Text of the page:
In Minturn v. Larue, 23 How. 435, it was held that a charter authorizing the city of Oakland to establish and regulate ferries, or to authorize the construction of the same, gave no power to the city to grant an exclusive privilege.Summary of this case from Smith v. Town of Westerly
DECEMBER TERM, 1859.
The charter of the town (now city) of Oakland, in California, which conferred upon the corporation power to regulate ferries, did not give an exclusive power, and therefore the corporation did not possess the power to confer upon others an exclusive privilege to establish them. The difference pointed out between this charter and those grants which are exclusive.
The case was argued by Mr. Johnson for the appellant, and by Mr. Stanton for the appellees.
THIS was an appeal from the Circuit Court of the United States for the northern district of California.
Minturn filed his bill against the defendants, claiming a right, under the authorities of the town of Oakland, to establish a ferry, exclusively, between the city of San Francisco and the city of Oakland. The bill prayed for a perpetual injunction to restrain the defendants from running the steamboat San Antonio or any other steamboat or vessel between the two places. The defendants demurred to the bill, and the Circuit Court sustained the demurrer. The complainant appealed to this court.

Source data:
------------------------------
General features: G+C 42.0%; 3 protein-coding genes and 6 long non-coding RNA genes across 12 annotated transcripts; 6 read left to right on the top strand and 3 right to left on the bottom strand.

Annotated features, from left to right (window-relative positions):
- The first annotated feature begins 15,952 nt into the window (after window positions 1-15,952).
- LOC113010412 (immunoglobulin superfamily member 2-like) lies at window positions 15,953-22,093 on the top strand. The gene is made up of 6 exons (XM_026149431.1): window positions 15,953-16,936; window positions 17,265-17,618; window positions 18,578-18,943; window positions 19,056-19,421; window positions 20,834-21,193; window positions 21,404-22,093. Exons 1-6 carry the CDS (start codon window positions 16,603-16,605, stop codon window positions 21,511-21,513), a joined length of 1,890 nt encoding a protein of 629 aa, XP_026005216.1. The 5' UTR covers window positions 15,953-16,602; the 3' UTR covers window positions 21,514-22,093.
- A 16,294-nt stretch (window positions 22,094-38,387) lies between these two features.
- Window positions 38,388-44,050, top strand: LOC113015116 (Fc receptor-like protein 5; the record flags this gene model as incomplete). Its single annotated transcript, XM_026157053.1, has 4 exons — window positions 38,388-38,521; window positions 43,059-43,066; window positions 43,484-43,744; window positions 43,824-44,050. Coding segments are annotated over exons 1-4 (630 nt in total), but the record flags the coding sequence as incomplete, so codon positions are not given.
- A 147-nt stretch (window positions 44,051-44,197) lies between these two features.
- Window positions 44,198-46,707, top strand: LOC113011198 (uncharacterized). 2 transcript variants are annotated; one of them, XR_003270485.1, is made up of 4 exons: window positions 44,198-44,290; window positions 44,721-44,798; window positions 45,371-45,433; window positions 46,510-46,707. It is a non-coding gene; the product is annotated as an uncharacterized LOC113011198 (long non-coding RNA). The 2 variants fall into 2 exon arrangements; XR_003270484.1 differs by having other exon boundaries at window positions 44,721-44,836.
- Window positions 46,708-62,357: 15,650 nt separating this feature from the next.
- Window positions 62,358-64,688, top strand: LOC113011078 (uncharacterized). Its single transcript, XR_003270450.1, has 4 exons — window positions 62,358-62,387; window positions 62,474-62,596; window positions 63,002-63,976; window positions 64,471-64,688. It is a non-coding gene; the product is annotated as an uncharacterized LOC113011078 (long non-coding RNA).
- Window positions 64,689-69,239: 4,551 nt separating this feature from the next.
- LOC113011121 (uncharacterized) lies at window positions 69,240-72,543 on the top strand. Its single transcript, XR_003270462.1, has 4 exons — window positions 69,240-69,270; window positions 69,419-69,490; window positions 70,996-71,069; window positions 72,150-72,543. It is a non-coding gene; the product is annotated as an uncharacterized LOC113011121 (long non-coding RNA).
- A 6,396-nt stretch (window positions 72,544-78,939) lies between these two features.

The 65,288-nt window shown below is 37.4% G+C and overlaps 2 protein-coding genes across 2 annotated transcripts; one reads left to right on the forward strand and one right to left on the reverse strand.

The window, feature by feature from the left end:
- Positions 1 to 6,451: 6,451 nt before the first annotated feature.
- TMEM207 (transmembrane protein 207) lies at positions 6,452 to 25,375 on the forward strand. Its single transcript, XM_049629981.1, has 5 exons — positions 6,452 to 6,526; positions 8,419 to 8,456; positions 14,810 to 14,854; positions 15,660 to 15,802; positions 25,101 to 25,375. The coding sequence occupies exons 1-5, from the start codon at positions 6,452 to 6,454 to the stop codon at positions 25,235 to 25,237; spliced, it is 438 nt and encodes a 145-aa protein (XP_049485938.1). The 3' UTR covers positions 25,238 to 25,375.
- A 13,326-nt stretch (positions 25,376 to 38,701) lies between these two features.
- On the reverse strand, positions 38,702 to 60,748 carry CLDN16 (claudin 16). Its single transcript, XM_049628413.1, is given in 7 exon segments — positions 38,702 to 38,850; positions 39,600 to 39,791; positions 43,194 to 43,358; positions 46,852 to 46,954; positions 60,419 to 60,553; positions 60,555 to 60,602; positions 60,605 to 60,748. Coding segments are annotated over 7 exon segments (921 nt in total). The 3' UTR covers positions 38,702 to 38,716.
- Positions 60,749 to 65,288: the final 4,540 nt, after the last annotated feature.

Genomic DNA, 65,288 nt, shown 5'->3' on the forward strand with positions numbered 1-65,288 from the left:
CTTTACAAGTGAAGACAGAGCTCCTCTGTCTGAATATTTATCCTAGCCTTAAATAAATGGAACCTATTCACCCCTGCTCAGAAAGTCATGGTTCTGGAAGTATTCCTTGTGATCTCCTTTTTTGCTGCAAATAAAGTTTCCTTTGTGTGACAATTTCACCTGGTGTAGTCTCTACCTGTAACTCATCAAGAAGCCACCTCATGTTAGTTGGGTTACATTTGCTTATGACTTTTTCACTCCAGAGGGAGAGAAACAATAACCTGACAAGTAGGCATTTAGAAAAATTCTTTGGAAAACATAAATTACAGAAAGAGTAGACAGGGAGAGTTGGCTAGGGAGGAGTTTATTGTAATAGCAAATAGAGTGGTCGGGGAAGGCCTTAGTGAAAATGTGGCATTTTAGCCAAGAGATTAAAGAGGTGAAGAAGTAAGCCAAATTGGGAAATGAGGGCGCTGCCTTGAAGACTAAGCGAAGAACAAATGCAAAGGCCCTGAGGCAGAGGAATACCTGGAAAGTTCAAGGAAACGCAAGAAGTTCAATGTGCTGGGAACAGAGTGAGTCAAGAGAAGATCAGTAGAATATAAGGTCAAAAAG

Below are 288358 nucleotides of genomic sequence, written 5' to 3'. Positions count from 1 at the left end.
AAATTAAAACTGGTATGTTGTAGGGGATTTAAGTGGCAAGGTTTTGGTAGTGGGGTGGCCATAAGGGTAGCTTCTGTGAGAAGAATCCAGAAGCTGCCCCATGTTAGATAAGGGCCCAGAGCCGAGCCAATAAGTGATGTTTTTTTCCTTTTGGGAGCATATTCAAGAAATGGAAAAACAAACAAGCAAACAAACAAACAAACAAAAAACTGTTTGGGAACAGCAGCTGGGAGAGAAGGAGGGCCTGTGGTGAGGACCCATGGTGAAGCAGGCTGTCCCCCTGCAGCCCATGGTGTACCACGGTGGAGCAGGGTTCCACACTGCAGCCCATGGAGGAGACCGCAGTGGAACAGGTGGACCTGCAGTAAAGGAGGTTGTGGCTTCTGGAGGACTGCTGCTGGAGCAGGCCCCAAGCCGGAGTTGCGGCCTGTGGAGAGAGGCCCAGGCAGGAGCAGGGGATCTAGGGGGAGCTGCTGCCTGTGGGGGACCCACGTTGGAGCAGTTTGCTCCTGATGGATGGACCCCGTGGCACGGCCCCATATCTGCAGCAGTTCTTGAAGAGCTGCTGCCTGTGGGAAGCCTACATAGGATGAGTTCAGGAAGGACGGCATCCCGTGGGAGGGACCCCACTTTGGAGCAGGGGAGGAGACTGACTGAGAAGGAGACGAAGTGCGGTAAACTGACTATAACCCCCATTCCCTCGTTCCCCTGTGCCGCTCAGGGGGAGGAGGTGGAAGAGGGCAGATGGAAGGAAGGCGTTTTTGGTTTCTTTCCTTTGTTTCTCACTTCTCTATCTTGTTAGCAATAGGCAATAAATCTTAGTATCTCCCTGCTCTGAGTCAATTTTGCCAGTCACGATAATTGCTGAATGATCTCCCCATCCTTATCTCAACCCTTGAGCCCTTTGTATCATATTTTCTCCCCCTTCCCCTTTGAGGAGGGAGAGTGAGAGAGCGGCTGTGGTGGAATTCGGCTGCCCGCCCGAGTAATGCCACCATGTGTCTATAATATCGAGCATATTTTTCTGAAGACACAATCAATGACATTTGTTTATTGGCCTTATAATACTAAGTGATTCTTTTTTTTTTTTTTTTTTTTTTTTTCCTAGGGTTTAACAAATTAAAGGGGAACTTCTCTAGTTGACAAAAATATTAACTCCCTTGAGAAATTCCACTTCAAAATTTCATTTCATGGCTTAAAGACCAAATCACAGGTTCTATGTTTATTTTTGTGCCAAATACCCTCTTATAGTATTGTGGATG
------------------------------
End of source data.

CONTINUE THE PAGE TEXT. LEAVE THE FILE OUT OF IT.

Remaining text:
This is an appeal from a decree of the Circuit Court of the United States for the district of California.
The bill was filed by the complainant in the court below to restrain the defendants from running a ferry between the city of San Francisco and the city of Oakland, on the opposite side of the bay, and which, it is claimed, is in violation of the exclusive privileges belonging to him under the authority of law. The authority, as set forth in the bill, is derived from the charter of the town (now city) of Oakland. The 3d section of the charter (passed May 4, 1852) provided that "the board of trustees shall have power to make such by-laws and ordinances as they may deem proper and necessary;" among other things, "to lay out, make, open, widen, regulate, and keep in repair, all streets, roads, bridges, ferries," c., "wharves, docks, piers, slips," c., "and to authorize the construction of the same;" "and with a view to facilitate the construction of wharves and other improvements, the lands lying within the limits aforesaid, (that is, of the corporation,) between high tide and ship channel, are hereby granted and released to said town."